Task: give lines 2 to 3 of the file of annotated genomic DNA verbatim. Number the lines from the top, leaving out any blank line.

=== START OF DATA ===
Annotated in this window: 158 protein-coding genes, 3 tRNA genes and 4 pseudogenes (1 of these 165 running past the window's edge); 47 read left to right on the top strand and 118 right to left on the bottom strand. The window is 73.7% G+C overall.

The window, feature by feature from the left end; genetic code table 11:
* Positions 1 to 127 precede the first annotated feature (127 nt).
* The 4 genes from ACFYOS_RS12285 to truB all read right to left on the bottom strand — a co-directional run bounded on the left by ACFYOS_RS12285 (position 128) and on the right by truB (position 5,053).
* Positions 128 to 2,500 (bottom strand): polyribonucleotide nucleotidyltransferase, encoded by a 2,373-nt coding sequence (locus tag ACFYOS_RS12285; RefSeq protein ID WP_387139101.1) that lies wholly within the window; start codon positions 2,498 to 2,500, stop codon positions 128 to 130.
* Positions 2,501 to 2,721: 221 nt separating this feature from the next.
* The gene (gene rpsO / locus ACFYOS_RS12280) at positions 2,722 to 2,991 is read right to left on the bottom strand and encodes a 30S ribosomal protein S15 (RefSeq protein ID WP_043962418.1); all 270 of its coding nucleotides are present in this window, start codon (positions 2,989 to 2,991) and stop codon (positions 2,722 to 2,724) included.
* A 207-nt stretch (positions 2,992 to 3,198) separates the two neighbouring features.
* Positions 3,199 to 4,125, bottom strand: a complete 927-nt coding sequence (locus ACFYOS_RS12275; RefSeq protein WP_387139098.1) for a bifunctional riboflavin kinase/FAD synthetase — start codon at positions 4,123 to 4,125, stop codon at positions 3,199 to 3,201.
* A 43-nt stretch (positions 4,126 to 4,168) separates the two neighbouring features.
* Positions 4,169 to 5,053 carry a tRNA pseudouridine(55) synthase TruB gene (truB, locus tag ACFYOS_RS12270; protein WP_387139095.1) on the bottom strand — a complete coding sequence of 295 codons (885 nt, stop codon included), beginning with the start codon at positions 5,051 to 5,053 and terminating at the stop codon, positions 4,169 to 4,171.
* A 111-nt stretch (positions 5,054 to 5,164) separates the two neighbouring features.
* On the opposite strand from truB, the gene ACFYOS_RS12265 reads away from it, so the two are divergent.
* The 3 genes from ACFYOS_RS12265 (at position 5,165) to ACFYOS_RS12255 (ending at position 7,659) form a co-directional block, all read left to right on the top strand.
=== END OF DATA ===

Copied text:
The window, feature by feature from the left end; genetic code table 11:
* Positions 1 to 127 precede the first annotated feature (127 nt).